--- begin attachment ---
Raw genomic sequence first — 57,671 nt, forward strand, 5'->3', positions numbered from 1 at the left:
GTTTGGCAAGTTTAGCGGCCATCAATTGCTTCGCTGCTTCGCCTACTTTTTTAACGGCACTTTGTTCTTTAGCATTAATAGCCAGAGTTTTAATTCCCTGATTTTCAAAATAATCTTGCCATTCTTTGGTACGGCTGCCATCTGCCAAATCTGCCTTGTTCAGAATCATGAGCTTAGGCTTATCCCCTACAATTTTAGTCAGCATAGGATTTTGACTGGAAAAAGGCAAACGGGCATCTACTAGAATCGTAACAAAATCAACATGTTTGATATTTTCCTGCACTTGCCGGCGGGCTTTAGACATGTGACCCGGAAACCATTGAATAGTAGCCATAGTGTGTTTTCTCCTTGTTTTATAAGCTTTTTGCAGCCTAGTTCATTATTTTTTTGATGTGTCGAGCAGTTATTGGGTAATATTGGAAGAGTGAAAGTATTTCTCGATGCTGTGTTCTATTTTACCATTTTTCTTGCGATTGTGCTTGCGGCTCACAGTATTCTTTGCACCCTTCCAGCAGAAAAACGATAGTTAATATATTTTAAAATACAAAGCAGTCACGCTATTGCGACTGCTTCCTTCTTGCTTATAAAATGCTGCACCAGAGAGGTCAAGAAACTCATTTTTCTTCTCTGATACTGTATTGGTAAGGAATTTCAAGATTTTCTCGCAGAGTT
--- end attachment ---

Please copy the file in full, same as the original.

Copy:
Raw genomic sequence first — 57,671 nt, forward strand, 5'->3', positions numbered from 1 at the left:
GTTTGGCAAGTTTAGCGGCCATCAATTGCTTCGCTGCTTCGCCTACTTTTTTAACGGCACTTTGTTCTTTAGCATTAATAGCCAGAGTTTTAATTCCCTGATTTTCAAAATAATCTTGCCATTCTTTGGTACGGCTGCCATCTGCCAAATCTGCCTTGTTCAGAATCATGAGCTTAGGCTTATCCCCTACAATTTTAGTCAGCATAGGATTTTGACTGGAAAAAGGCAAACGGGCATCTACTAGAATCGTAACAAAATCAACATGTTTGATATTTTCCTGCACTTGCCGGCGGGCTTTAGACATGTGACCCGGAAACCATTGAATAGTAGCCATAGTGTGTTTTCTCCTTGTTTTATAAGCTTTTTGCAGCCTAGTTCATTATTTTTTTGATGTGTCGAGCAGTTATTGGGTAATATTGGAAGAGTGAAAGTATTTCTCGATGCTGTGTTCTATTTTACCATTTTTCTTGCGATTGTGCTTGCGGCTCACAGTATTCTTTGCACCCTTCCAGCAGAAAAACGATAGTTAATATATTTTAAAATACAAAGCAGTCACGCTATTGCGACTGCTTCCTTCTTGCTTATAAAATGCTGCACCAGAGAGGTCAAGAAACTCATTTTTCTTCTCTGATACTGTATTGGTAAGGAATTTCAAGATTTTCTCGCAGAGTT